We could again see it at CeBIT as well as WinHec, there's a massive amount of commotion going on about upcoming 3D chips and cards. Lots of different chips and boards were shown or at least announced, of course months before the actual shipping date. The times in the 3D-chip arena are getting tougher, 1998 was far from enjoyable for most of the 3D-chip makers and many card makers got even into real trouble. Canopus and Miro left the 3D-card scene completely, 3Dfx swallowed STB and Diamond produced heavy losses, barely covered by the success of RIO. If you compare the 3D-chip with the CPU market, you can see that the competition as well as the ability to make money is a whole lot harder in the 3D arena than in the CPU section. Intel is still taking huge amounts of money for the majority of its CPUs, whilst even the suppliers of the fastest 3D chips are selling their 3D accelerators at less than a tenth of the price of a microprocessor with comparable complexity and die-size. This is indeed surprising if we consider that the mainstream 3D-card market is only a mere 3 years old.
A Short Look Back
The introduction of real 3D-accelerators started with the 3Dfx Voodoo chip, and that was the time when the first hard core 3D gamers started to evolve, producing high expectations as well as crazy hypes and some pathological fanaticism too. Voodoo (1) and 3Dfx remained at the top of the 3D graphics scene for more than a year, completely underestimated by the big players in the graphics scene at this time, S3 and Matrox. 3Dfx won the second round also, the Voodoo2 was a worthy successor of Voodoo (1). The idea of Voodoo2 was the same as for Voodoo (1), offer an add-on 3D-card to the normal 2D card, use a pass-through cable and offer a lot more power than Voodoo1. Voodoo2 was using two parallel texture units, a lot more graphics memory and the user had the chance to run two of those cards in parallel, called 'SLI'-mode, offering at that time mind blowing 3D performance. This was certainly no cheap solution, but the hard core gamers jumped on this bandwagon right away, making Voodoo2 another huge success. It took six more months until the first decent 2D/3D-cards became available, NVIDIA shipped RIVA TNT and 3Dfx tried their slightly castrated version called 'Voodoo Banshee'. People who believed in the marketing hype, saying that those two chips were a really new generation of 3D chips, were disappointed, since Voodoo2 SLI was still offering the best performance, Banshee and TNT had only the chance to come close in some areas.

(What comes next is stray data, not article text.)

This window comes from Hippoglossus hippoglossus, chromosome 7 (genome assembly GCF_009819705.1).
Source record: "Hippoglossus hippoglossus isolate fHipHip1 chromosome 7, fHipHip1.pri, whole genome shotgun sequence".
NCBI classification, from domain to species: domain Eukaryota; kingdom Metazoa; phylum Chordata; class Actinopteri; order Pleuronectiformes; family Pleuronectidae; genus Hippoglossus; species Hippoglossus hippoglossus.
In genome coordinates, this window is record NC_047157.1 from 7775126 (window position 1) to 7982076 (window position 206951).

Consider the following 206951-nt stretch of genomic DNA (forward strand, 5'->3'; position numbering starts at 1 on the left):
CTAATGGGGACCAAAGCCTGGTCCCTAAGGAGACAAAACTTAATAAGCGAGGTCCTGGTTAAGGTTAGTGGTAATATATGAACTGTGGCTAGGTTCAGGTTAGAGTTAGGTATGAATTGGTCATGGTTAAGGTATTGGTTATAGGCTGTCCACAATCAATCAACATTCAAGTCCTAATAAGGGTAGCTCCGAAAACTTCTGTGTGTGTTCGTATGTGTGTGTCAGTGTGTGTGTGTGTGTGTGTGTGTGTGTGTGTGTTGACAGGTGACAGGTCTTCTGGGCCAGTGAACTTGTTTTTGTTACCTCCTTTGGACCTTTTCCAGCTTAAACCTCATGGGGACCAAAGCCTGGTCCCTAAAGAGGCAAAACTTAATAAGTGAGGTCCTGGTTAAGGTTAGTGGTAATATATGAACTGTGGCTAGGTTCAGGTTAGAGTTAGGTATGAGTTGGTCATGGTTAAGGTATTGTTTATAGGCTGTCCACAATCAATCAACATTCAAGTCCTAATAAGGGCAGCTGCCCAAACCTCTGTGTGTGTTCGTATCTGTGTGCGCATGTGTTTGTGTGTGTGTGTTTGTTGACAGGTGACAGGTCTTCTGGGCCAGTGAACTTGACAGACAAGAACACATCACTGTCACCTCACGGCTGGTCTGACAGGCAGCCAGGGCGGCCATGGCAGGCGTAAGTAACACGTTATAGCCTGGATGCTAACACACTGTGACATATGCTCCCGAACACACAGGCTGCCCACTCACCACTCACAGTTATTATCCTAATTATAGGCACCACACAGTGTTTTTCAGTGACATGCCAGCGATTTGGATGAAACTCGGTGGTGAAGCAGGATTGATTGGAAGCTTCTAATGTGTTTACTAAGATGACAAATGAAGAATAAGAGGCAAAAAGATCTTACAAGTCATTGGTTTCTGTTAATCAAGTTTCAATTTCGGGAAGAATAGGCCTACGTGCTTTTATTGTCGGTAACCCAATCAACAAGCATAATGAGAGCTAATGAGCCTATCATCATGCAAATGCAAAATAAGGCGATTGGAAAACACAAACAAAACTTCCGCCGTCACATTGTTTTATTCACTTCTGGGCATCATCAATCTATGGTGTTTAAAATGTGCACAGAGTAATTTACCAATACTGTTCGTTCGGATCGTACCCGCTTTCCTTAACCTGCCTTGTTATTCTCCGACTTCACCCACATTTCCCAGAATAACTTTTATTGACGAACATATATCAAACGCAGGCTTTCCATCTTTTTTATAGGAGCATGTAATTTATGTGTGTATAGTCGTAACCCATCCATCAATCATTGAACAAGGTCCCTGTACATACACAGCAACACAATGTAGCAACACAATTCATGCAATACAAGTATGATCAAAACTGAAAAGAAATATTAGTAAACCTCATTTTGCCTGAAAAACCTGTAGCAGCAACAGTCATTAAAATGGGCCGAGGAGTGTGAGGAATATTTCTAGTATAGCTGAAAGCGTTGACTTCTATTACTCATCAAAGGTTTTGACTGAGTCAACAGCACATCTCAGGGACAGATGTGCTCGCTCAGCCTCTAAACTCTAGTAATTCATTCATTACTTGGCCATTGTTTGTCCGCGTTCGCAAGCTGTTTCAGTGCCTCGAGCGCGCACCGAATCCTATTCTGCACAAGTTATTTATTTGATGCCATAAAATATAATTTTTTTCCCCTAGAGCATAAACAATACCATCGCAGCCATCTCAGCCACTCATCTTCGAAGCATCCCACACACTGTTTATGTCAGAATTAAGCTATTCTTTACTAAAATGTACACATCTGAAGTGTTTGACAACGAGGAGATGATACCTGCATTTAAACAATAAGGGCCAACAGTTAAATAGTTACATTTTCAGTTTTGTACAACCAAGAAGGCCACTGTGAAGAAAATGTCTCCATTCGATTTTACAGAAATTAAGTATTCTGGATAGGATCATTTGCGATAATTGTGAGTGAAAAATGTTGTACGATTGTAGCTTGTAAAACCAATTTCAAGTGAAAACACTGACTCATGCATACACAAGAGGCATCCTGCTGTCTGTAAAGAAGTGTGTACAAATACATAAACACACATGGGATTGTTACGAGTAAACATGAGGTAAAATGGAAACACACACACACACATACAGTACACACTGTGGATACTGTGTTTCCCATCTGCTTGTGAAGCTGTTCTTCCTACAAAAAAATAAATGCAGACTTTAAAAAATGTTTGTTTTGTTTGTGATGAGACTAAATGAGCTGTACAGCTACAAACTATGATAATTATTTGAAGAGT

Voodoo3, TNT2, Permedia3 and what not are the first 3D-chips that show a real further development of the technologies implemented into Voodoo2. What took no less than six chips in the days of Voodoo2 SLI is now condensed into a TNT2-chip, beefed up with a faster RAMDAC, good AGP-support, support of larger texture-sizes and several other goodies, running at a much higher clock speed than Voodoo2 as well. Really new concepts are still not to be found though and can also not be expected before the second half of 1999. We are still working with the second generation of 3D-chips, but even this generation has still got a lot to offer and you can be sure that it will be a hot summer in the 3D-arena this year.
We can expect the first announcements of third-generation 3D-chips within the next couple of months and there's supposed to be a new quantum leap in 3D-performance and quality. Fill rates of 500-600 Mpixel/s, triangle rates of 20 million/s and more as well as the support of new quality enhancements will ask a lot more from game developers, CPU, memory, RAMDAC and even display technologies than we can imagine right now.